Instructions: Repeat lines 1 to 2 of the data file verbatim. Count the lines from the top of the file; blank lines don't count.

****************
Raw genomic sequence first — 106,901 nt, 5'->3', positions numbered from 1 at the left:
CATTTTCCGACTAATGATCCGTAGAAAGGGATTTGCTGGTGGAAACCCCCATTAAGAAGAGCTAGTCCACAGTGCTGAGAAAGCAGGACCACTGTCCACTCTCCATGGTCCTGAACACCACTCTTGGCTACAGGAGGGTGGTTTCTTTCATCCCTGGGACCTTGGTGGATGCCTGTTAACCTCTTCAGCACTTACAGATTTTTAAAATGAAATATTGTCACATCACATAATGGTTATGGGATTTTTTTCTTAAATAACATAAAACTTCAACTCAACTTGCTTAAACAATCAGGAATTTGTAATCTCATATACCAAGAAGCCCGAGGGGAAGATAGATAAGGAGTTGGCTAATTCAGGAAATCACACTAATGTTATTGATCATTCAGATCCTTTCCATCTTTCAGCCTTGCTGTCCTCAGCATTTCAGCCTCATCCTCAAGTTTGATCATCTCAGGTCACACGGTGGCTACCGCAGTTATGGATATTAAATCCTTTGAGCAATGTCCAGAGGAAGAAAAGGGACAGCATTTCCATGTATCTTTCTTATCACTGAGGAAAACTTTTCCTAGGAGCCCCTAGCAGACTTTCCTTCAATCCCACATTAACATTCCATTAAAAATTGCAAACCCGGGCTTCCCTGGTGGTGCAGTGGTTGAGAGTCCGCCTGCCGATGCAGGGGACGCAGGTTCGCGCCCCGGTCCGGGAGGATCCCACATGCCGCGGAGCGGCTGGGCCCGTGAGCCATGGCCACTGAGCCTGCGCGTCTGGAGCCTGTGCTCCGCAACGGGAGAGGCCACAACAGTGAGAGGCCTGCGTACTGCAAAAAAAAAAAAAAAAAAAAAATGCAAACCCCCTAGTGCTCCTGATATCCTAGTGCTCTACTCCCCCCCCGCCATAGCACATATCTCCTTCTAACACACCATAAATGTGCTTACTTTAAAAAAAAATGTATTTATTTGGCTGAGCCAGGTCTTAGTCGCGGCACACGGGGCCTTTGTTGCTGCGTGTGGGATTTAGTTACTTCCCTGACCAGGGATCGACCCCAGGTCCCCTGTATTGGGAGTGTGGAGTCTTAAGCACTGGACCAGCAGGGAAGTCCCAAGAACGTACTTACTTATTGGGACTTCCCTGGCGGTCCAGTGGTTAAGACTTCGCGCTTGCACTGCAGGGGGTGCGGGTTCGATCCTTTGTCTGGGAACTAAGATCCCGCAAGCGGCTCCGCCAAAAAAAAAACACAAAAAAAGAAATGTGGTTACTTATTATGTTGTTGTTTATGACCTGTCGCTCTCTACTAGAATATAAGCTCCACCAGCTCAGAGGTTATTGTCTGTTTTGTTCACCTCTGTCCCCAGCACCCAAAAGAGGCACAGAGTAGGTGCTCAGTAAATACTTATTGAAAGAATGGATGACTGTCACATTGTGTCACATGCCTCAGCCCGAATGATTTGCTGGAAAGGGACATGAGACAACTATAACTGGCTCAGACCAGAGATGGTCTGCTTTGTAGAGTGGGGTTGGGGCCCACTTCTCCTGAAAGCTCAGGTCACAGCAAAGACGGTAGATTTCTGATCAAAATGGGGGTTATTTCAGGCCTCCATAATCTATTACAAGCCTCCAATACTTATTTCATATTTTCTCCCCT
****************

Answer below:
Raw genomic sequence first — 106,901 nt, 5'->3', positions numbered from 1 at the left:
CATTTTCCGACTAATGATCCGTAGAAAGGGATTTGCTGGTGGAAACCCCCATTAAGAAGAGCTAGTCCACAGTGCTGAGAAAGCAGGACCACTGTCCACTCTCCATGGTCCTGAACACCACTCTTGGCTACAGGAGGGTGGTTTCTTTCATCCCTGGGACCTTGGTGGATGCCTGTTAACCTCTTCAGCACTTACAGATTTTTAAAATGAAATATTGTCACATCACATAATGGTTATGGGATTTTTTTCTTAAATAACATAAAACTTCAACTCAACTTGCTTAAACAATCAGGAATTTGTAATCTCATATACCAAGAAGCCCGAGGGGAAGATAGATAAGGAGTTGGCTAATTCAGGAAATCACACTAATGTTATTGATCATTCAGATCCTTTCCATCTTTCAGCCTTGCTGTCCTCAGCATTTCAGCCTCATCCTCAAGTTTGATCATCTCAGGTCACACGGTGGCTACCGCAGTTATGGATATTAAATCCTTTGAGCAATGTCCAGAGGAAGAAAAGGGACAGCATTTCCATGTATCTTTCTTATCACTGAGGAAAACTTTTCCTAGGAGCCCCTAGCAGACTTTCCTTCAATCCCACATTAACATTCCATTAAAAATTGCAAACCCGGGCTTCCCTGGTGGTGCAGTGGTTGAGAGTCCGCCTGCCGATGCAGGGGACGCAGGTTCGCGCCCCGGTCCGGGAGGATCCCACATGCCGCGGAGCGGCTGGGCCCGTGAGCCATGGCCACTGAGCCTGCGCGTCTGGAGCCTGTGCTCCGCAACGGGAGAGGCCACAACAGTGAGAGGCCTGCGTACTGCAAAAAAAAAAAAAAAAAAAAAATGCAAACCCCCTAGTGCTCCTGATATCCTAGTGCTCTACTCCCCCCCCGCCATAGCACATATCTCCTTCTAACACACCATAAATGTGCTTACTTTAAAAAAAAATGTATTTATTTGGCTGAGCCAGGTCTTAGTCGCGGCACACGGGGCCTTTGTTGCTGCGTGTGGGATTTAGTTACTTCCCTGACCAGGGATCGACCCCAGGTCCCCTGTATTGGGAGTGTGGAGTCTTAAGCACTGGACCAGCAGGGAAGTCCCAAGAACGTACTTACTTATTGGGACTTCCCTGGCGGTCCAGTGGTTAAGACTTCGCGCTTGCACTGCAGGGGGTGCGGGTTCGATCCTTTGTCTGGGAACTAAGATCCCGCAAGCGGCTCCGCCAAAAAAAAAACACAAAAAAAGAAATGTGGTTACTTATTATGTTGTTGTTTATGACCTGTCGCTCTCTACTAGAATATAAGCTCCACCAGCTCAGAGGTTATTGTCTGTTTTGTTCACCTCTGTCCCCAGCACCCAAAAGAGGCACAGAGTAGGTGCTCAGTAAATACTTATTGAAAGAATGGATGACTGTCACATTGTGTCACATGCCTCAGCCCGAATGATTTGCTGGAAAGGGACATGAGACAACTATAACTGGCTCAGACCAGAGATGGTCTGCTTTGTAGAGTGGGGTTGGGGCCCACTTCTCCTGAAAGCTCAGGTCACAGCAAAGACGGTAGATTTCTGATCAAAATGGGGGTTATTTCAGGCCTCCATAATCTATTACAAGCCTCCAATACTTATTTCATATTTTCTCCCCT